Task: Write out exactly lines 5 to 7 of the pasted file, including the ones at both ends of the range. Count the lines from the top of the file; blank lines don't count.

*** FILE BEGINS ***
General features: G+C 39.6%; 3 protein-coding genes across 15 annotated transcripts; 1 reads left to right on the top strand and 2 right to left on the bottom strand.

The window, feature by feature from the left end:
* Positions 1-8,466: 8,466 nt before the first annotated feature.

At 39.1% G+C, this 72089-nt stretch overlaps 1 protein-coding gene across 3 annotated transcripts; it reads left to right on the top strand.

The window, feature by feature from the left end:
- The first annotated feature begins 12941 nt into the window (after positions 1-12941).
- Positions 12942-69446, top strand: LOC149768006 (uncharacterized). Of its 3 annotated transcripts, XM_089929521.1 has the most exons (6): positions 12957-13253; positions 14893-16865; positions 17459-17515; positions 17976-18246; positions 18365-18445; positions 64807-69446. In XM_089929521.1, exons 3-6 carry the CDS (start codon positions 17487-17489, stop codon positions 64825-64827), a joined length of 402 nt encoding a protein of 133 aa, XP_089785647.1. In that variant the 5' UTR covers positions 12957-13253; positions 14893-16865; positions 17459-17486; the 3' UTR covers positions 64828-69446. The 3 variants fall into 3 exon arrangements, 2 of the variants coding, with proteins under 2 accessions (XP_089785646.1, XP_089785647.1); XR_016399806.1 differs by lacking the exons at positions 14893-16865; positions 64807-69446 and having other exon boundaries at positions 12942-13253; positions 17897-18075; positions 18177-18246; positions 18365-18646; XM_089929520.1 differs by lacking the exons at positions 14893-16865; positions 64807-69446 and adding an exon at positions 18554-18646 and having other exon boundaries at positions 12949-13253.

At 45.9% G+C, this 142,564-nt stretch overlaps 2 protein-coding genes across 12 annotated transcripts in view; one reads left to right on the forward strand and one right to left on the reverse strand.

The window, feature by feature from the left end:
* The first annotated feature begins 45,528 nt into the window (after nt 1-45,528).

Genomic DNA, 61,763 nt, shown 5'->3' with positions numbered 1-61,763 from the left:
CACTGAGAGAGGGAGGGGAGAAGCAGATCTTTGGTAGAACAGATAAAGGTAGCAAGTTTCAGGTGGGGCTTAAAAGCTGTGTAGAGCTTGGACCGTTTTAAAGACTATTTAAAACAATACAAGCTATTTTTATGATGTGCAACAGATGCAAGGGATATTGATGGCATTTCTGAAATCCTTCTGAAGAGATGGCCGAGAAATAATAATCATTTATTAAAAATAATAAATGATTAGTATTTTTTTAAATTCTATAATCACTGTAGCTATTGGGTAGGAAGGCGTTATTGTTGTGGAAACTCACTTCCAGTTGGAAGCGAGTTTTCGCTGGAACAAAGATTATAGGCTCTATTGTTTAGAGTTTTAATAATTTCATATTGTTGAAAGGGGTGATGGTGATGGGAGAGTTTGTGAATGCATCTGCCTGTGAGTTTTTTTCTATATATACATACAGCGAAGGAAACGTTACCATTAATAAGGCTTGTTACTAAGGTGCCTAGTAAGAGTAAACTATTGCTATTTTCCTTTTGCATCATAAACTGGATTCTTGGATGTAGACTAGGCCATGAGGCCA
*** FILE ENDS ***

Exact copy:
The window, feature by feature from the left end:
- The first annotated feature begins 12941 nt into the window (after positions 1-12941).
- Positions 12942-69446, top strand: LOC149768006 (uncharacterized). Of its 3 annotated transcripts, XM_089929521.1 has the most exons (6): positions 12957-13253; positions 14893-16865; positions 17459-17515; positions 17976-18246; positions 18365-18445; positions 64807-69446. In XM_089929521.1, exons 3-6 carry the CDS (start codon positions 17487-17489, stop codon positions 64825-64827), a joined length of 402 nt encoding a protein of 133 aa, XP_089785647.1. In that variant the 5' UTR covers positions 12957-13253; positions 14893-16865; positions 17459-17486; the 3' UTR covers positions 64828-69446. The 3 variants fall into 3 exon arrangements, 2 of the variants coding, with proteins under 2 accessions (XP_089785646.1, XP_089785647.1); XR_016399806.1 differs by lacking the exons at positions 14893-16865; positions 64807-69446 and having other exon boundaries at positions 12942-13253; positions 17897-18075; positions 18177-18246; positions 18365-18646; XM_089929520.1 differs by lacking the exons at positions 14893-16865; positions 64807-69446 and adding an exon at positions 18554-18646 and having other exon boundaries at positions 12949-13253.